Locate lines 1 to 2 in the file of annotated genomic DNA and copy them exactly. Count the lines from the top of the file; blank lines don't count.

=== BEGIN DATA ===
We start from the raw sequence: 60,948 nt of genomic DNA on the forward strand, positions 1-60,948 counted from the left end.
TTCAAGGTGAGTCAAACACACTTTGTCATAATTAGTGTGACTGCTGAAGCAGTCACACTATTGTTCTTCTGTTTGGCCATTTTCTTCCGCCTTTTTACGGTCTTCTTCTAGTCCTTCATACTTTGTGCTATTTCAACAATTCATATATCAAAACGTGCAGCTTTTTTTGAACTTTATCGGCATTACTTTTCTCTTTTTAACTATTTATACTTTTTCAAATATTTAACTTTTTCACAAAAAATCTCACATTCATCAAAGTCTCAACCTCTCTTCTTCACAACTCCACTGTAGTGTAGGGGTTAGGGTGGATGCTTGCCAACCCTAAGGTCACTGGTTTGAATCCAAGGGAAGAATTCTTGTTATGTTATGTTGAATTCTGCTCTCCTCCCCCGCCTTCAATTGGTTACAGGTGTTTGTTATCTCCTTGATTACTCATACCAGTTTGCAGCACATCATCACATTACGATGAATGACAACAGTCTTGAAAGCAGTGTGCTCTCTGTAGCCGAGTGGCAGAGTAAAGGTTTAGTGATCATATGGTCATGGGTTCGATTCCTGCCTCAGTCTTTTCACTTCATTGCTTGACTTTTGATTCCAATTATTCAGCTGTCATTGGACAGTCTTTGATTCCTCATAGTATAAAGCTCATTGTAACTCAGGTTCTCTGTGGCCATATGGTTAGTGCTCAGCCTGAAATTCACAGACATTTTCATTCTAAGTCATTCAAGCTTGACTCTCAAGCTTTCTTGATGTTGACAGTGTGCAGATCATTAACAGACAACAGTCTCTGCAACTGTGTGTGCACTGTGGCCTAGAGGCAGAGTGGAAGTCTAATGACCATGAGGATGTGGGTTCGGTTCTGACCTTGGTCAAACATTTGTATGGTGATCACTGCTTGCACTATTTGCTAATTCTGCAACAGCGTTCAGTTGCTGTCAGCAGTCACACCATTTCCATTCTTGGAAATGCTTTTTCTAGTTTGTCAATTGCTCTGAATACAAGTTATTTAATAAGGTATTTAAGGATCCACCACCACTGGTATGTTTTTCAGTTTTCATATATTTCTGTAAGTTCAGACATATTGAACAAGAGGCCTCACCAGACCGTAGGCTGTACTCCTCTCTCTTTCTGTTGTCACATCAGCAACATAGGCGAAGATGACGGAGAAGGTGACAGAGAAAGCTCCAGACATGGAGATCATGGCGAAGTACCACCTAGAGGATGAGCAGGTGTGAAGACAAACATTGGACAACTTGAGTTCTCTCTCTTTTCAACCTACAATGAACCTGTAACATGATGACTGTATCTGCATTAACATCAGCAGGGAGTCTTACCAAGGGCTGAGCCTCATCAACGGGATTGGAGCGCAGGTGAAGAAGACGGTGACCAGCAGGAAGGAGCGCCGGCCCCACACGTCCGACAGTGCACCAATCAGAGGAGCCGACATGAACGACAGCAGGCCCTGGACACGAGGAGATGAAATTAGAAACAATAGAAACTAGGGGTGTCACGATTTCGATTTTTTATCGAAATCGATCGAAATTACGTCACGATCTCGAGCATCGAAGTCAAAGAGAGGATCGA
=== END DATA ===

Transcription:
We start from the raw sequence: 60,948 nt of genomic DNA on the forward strand, positions 1-60,948 counted from the left end.
TTCAAGGTGAGTCAAACACACTTTGTCATAATTAGTGTGACTGCTGAAGCAGTCACACTATTGTTCTTCTGTTTGGCCATTTTCTTCCGCCTTTTTACGGTCTTCTTCTAGTCCTTCATACTTTGTGCTATTTCAACAATTCATATATCAAAACGTGCAGCTTTTTTTGAACTTTATCGGCATTACTTTTCTCTTTTTAACTATTTATACTTTTTCAAATATTTAACTTTTTCACAAAAAATCTCACATTCATCAAAGTCTCAACCTCTCTTCTTCACAACTCCACTGTAGTGTAGGGGTTAGGGTGGATGCTTGCCAACCCTAAGGTCACTGGTTTGAATCCAAGGGAAGAATTCTTGTTATGTTATGTTGAATTCTGCTCTCCTCCCCCGCCTTCAATTGGTTACAGGTGTTTGTTATCTCCTTGATTACTCATACCAGTTTGCAGCACATCATCACATTACGATGAATGACAACAGTCTTGAAAGCAGTGTGCTCTCTGTAGCCGAGTGGCAGAGTAAAGGTTTAGTGATCATATGGTCATGGGTTCGATTCCTGCCTCAGTCTTTTCACTTCATTGCTTGACTTTTGATTCCAATTATTCAGCTGTCATTGGACAGTCTTTGATTCCTCATAGTATAAAGCTCATTGTAACTCAGGTTCTCTGTGGCCATATGGTTAGTGCTCAGCCTGAAATTCACAGACATTTTCATTCTAAGTCATTCAAGCTTGACTCTCAAGCTTTCTTGATGTTGACAGTGTGCAGATCATTAACAGACAACAGTCTCTGCAACTGTGTGTGCACTGTGGCCTAGAGGCAGAGTGGAAGTCTAATGACCATGAGGATGTGGGTTCGGTTCTGACCTTGGTCAAACATTTGTATGGTGATCACTGCTTGCACTATTTGCTAATTCTGCAACAGCGTTCAGTTGCTGTCAGCAGTCACACCATTTCCATTCTTGGAAATGCTTTTTCTAGTTTGTCAATTGCTCTGAATACAAGTTATTTAATAAGGTATTTAAGGATCCACCACCACTGGTATGTTTTTCAGTTTTCATATATTTCTGTAAGTTCAGACATATTGAACAAGAGGCCTCACCAGACCGTAGGCTGTACTCCTCTCTCTTTCTGTTGTCACATCAGCAACATAGGCGAAGATGACGGAGAAGGTGACAGAGAAAGCTCCAGACATGGAGATCATGGCGAAGTACCACCTAGAGGATGAGCAGGTGTGAAGACAAACATTGGACAACTTGAGTTCTCTCTCTTTTCAACCTACAATGAACCTGTAACATGATGACTGTATCTGCATTAACATCAGCAGGGAGTCTTACCAAGGGCTGAGCCTCATCAACGGGATTGGAGCGCAGGTGAAGAAGACGGTGACCAGCAGGAAGGAGCGCCGGCCCCACACGTCCGACAGTGCACCAATCAGAGGAGCCGACATGAACGACAGCAGGCCCTGGACACGAGGAGATGAAATTAGAAACAATAGAAACTAGGGGTGTCACGATTTCGATTTTTTATCGAAATCGATCGAAATTACGTCACGATCTCGAGCATCGAAGTCAAAGAGAGGATCGA